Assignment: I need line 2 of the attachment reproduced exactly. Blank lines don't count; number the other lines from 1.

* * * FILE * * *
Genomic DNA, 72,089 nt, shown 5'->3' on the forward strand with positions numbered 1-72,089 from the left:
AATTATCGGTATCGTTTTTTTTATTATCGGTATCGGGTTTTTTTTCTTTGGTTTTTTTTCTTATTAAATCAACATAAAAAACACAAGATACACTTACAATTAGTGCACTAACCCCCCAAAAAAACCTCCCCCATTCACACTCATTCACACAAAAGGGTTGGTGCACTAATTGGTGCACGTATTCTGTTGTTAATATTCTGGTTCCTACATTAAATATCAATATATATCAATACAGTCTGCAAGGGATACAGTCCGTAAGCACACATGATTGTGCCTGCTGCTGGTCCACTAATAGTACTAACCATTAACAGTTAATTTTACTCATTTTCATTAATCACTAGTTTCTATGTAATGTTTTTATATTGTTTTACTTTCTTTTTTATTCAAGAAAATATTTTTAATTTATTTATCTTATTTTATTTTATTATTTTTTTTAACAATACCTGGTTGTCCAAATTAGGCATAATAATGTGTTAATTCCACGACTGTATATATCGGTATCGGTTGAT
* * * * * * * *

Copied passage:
AATTATCGGTATCGTTTTTTTTATTATCGGTATCGGGTTTTTTTTCTTTGGTTTTTTTTCTTATTAAATCAACATAAAAAACACAAGATACACTTACAATTAGTGCACTAACCCCCCAAAAAAACCTCCCCCATTCACACTCATTCACACAAAAGGGTTGGTGCACTAATTGGTGCACGTATTCTGTTGTTAATATTCTGGTTCCTACATTAAATATCAATATATATCAATACAGTCTGCAAGGGATACAGTCCGTAAGCACACATGATTGTGCCTGCTGCTGGTCCACTAATAGTACTAACCATTAACAGTTAATTTTACTCATTTTCATTAATCACTAGTTTCTATGTAATGTTTTTATATTGTTTTACTTTCTTTTTTATTCAAGAAAATATTTTTAATTTATTTATCTTATTTTATTTTATTATTTTTTTTAACAATACCTGGTTGTCCAAATTAGGCATAATAATGTGTTAATTCCACGACTGTATATATCGGTATCGGTTGAT